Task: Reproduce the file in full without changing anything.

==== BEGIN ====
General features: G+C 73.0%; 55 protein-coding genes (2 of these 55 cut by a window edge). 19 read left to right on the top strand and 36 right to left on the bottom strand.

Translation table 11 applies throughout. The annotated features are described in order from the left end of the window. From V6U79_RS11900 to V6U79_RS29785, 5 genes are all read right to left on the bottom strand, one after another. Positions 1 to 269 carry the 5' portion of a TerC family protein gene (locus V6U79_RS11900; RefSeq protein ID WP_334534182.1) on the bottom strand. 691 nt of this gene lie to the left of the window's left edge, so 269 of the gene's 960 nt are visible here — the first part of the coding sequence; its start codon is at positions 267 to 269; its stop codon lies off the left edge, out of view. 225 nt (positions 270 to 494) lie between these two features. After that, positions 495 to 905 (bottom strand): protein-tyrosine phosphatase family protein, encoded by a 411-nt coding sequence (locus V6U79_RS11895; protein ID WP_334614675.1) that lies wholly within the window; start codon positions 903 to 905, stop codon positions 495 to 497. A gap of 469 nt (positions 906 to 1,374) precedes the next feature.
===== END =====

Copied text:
General features: G+C 73.0%; 55 protein-coding genes (2 of these 55 cut by a window edge). 19 read left to right on the top strand and 36 right to left on the bottom strand.

Translation table 11 applies throughout. The annotated features are described in order from the left end of the window. From V6U79_RS11900 to V6U79_RS29785, 5 genes are all read right to left on the bottom strand, one after another. Positions 1 to 269 carry the 5' portion of a TerC family protein gene (locus V6U79_RS11900; RefSeq protein ID WP_334534182.1) on the bottom strand. 691 nt of this gene lie to the left of the window's left edge, so 269 of the gene's 960 nt are visible here — the first part of the coding sequence; its start codon is at positions 267 to 269; its stop codon lies off the left edge, out of view. 225 nt (positions 270 to 494) lie between these two features. After that, positions 495 to 905 (bottom strand): protein-tyrosine phosphatase family protein, encoded by a 411-nt coding sequence (locus V6U79_RS11895; protein ID WP_334614675.1) that lies wholly within the window; start codon positions 903 to 905, stop codon positions 495 to 497. A gap of 469 nt (positions 906 to 1,374) precedes the next feature.